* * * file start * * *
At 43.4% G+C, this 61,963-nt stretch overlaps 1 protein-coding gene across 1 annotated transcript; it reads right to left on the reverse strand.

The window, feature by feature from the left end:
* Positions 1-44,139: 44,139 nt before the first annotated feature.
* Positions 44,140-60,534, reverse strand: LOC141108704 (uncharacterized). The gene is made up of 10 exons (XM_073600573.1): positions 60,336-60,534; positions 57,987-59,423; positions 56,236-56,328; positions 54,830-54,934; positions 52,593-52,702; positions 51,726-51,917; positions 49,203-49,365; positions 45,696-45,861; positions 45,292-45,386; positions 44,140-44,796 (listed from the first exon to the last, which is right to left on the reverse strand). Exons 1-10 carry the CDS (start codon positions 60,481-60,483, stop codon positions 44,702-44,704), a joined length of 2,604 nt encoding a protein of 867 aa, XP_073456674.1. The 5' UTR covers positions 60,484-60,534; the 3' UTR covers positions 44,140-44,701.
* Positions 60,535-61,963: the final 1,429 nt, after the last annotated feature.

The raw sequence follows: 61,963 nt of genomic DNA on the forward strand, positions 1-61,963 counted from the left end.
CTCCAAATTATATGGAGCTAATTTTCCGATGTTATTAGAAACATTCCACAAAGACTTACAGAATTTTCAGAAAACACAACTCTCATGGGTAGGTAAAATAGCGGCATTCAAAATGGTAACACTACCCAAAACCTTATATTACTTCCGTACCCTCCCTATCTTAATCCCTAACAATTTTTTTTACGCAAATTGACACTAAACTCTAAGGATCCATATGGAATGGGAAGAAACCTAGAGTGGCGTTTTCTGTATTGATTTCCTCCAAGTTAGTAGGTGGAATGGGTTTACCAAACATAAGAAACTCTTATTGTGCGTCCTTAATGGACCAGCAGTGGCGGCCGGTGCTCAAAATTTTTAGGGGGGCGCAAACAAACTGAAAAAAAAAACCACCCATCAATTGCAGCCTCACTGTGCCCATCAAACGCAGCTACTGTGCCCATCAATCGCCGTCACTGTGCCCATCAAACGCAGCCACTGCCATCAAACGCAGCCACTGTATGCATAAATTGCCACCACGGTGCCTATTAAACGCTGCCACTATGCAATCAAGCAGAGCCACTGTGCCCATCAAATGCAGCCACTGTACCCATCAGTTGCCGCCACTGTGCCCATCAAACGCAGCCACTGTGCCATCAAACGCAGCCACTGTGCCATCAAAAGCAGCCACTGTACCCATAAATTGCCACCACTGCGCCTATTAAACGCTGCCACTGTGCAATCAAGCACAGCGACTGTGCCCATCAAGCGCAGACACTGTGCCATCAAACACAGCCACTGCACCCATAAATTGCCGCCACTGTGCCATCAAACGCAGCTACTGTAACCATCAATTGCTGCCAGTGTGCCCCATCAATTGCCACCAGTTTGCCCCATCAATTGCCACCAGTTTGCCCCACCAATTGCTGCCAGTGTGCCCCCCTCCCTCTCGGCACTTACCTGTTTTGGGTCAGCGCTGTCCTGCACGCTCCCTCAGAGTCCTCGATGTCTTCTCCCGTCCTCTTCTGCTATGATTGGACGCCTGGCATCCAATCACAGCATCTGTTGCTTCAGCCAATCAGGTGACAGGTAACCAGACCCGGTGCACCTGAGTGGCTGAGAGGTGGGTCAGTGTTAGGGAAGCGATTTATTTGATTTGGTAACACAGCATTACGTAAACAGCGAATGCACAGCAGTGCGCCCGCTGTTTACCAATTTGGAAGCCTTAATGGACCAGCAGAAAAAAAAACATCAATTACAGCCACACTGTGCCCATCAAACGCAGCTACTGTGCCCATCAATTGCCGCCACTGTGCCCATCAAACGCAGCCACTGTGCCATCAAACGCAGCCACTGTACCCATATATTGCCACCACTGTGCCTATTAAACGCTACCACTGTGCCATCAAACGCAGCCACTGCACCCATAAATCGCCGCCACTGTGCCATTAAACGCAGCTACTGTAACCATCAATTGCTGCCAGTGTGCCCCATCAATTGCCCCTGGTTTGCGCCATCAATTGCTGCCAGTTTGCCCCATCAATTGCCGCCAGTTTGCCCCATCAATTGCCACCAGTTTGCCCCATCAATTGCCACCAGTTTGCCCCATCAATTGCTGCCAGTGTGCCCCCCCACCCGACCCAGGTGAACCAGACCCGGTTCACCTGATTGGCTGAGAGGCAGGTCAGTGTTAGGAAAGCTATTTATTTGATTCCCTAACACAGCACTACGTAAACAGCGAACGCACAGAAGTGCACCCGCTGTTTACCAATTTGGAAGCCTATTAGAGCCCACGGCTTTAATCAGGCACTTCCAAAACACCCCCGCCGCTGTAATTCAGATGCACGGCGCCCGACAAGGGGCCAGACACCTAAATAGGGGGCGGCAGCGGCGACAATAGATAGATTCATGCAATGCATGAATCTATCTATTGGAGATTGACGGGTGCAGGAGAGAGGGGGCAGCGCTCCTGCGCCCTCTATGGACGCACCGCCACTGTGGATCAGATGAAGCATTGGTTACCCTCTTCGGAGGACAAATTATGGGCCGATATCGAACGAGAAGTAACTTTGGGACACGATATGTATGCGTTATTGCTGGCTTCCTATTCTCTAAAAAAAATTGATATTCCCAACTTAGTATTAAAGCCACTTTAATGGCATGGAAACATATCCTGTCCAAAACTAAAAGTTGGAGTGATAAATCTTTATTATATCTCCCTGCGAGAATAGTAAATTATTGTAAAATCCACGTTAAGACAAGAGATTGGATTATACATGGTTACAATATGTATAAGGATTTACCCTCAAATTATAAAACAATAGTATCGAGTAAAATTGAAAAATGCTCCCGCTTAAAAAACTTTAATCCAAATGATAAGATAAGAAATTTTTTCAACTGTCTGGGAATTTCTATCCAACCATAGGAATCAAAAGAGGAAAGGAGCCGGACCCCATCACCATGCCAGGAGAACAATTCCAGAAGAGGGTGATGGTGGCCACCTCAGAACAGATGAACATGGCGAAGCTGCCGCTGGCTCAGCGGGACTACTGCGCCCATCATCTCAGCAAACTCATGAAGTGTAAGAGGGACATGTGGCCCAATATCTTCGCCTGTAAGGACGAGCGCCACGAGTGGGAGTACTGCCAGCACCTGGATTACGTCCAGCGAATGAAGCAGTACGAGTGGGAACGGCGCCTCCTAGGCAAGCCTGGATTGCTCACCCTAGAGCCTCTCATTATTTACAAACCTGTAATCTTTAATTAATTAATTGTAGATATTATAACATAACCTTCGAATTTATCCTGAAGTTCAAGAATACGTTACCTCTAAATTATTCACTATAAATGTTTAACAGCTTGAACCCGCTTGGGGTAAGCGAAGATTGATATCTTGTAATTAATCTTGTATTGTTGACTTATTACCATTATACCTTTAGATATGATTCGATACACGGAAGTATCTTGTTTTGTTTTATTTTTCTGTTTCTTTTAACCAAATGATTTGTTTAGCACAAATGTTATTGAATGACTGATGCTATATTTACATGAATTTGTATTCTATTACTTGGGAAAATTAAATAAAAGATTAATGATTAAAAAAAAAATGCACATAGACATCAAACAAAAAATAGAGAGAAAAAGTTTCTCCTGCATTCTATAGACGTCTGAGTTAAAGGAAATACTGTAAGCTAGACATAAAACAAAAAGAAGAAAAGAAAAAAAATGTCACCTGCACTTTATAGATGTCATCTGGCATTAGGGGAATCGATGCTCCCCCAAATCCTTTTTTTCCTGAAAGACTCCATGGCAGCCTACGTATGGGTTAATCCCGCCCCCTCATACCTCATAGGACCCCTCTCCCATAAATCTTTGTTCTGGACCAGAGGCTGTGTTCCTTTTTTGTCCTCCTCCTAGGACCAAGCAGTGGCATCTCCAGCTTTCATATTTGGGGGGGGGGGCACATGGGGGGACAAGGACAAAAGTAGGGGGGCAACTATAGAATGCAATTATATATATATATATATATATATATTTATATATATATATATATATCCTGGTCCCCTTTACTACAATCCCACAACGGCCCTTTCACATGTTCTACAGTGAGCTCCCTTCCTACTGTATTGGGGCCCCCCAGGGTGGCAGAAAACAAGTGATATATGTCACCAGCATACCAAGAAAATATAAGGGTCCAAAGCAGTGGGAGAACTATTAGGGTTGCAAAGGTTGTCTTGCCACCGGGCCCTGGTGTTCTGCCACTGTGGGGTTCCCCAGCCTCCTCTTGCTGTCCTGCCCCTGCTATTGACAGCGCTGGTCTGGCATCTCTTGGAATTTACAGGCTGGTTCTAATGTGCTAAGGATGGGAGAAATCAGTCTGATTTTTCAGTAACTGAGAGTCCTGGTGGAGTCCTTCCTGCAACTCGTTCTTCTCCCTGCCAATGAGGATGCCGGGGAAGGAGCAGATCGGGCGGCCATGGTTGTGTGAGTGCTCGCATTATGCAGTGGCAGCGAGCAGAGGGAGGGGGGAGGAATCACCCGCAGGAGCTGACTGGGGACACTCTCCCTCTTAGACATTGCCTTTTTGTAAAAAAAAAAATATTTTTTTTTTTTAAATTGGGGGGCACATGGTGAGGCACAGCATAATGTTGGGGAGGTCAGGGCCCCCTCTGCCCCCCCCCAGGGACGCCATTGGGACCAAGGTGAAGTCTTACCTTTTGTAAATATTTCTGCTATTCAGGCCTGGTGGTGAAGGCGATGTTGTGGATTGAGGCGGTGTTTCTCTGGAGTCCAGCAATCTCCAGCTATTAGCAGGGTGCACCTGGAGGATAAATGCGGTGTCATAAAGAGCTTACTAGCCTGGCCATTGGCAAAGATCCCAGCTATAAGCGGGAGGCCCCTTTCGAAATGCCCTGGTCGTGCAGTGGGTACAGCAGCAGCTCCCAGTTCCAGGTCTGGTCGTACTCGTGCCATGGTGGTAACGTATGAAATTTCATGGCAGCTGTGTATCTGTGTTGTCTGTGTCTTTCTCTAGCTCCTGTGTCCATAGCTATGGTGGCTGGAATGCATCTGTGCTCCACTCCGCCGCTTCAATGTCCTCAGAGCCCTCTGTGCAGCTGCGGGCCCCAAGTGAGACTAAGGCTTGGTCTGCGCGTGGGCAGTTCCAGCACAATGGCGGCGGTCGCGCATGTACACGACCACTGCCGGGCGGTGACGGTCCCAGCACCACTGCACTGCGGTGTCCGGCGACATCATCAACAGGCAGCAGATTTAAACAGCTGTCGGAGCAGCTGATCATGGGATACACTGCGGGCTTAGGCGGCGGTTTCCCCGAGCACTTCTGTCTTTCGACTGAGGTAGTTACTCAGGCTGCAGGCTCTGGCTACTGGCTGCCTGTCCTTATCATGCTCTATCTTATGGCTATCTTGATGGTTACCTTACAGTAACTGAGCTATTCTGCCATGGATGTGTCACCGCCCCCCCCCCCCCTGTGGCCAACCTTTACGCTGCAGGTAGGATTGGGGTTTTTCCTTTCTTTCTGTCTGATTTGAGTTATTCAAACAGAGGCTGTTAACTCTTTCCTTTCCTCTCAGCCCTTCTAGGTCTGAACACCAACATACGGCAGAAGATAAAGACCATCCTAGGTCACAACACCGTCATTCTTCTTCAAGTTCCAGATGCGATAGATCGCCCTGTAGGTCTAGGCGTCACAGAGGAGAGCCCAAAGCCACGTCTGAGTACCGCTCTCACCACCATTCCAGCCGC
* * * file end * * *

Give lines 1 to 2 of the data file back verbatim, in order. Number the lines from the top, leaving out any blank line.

At 43.4% G+C, this 61,963-nt stretch overlaps 1 protein-coding gene across 1 annotated transcript; it reads right to left on the reverse strand.

The window, feature by feature from the left end: